Updated December 2013. Copyright Bat Hughes, all rights reserved.

Ancient Egypt: Queen Cleopatra -- Facts, Pictures and Dress

Canadian Museum of Civilization: Mysteries of Egypt: Clothing and Adornment 

From Warrior Women to Female Pharaohs: Careers for Women in Ancient Egypt

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  1. Well, lots of people think that she git killed by aps [poison snake] BUT that is because in Shakespear’s play it ended by her killing herself by letting the snake bite her…I have been studying Cleopatra for quite a while and she actually killed herself by poking a poisoned hair pin in her arm.

    the only story where she dies by snake is the shakespear version (not real)


  2. how come u don't tell us more about her life story and if ahe was a great person or a bad one

    1. because this is a fashion website

  3. She was supposed to be a highly educated, multi-lingual female, who was also very politically astute and was as ruthless as any male pharoah in disposing of seen threats to her rule as the Egyptian Queen.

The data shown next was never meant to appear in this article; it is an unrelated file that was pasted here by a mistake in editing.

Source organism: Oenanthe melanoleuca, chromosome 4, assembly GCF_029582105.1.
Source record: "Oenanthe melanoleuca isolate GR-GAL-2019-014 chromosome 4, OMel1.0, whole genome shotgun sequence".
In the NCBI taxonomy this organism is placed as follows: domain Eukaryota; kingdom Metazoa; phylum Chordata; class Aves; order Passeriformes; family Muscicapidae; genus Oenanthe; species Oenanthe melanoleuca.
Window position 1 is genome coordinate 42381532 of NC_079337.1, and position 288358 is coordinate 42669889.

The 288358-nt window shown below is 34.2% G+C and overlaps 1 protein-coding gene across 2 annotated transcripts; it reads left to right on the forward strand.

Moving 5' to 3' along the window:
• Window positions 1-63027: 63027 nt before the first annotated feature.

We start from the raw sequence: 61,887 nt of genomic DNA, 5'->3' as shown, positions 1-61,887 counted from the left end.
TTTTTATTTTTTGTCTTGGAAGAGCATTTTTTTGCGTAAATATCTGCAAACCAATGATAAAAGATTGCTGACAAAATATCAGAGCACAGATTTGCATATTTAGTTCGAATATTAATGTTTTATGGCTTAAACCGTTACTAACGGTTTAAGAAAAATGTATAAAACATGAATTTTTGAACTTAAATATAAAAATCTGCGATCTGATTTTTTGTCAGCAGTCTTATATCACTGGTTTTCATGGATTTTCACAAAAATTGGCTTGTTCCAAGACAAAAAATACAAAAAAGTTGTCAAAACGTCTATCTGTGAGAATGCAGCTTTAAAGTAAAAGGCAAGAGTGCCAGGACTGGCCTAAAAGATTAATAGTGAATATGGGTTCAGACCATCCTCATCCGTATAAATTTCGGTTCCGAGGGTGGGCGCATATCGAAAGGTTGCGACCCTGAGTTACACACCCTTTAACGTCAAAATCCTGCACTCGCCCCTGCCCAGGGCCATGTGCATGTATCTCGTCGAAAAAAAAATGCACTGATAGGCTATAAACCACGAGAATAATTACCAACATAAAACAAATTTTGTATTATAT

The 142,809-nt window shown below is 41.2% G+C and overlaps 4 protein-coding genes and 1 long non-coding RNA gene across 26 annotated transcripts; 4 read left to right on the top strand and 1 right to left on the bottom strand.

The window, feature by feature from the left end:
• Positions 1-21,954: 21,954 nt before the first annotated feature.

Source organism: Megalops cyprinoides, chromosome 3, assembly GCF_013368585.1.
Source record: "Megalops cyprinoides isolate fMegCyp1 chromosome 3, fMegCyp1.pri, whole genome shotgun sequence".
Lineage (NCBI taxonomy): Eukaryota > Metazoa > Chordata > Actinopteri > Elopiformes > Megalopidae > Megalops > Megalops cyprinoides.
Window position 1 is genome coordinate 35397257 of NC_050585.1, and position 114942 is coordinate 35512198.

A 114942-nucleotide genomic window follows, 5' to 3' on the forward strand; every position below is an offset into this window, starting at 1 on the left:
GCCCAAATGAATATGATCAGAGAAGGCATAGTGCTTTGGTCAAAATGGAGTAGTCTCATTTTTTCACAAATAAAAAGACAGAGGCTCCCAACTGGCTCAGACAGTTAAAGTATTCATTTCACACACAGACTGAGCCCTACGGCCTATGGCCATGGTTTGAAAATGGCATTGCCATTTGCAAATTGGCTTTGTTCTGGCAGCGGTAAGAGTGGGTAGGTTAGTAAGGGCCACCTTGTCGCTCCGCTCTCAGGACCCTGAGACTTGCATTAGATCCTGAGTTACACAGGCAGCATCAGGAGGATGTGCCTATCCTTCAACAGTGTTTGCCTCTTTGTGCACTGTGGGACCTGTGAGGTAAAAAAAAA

4. This website is amazing not like all those other cheap websites that display five facts per culture this really is an amazing website

  5. none of these images are historically correct...Cleopatra was a black or very dark skinned woman!

    1. Nope. She was Macedonian. Greek.

    2. None of the contemporary accounts describer her as such, nor do the few extant images support such a theory

  6. Cleopatra was Greek descent...and her family before her for 500 years ruled Egypt and lived in Egypt, not Greece...the Ptolemies. They did not speak the ancient Egyptian language either...they spoke Greek in the palace, etc. . She was the last and only ruler in this dynasty, (in her family) to speak the ancient Egyptian language. The people loved her for this. She was not beautiful either, but very clever with perfume and make up of the Egyptians. She used it to her advantage and presented herself as a much more beautiful woman than she really was. BUT she had brains and that made her attractive, too. The Ptolemies, her family, didn't mind killing their siblings for power happened in her own family.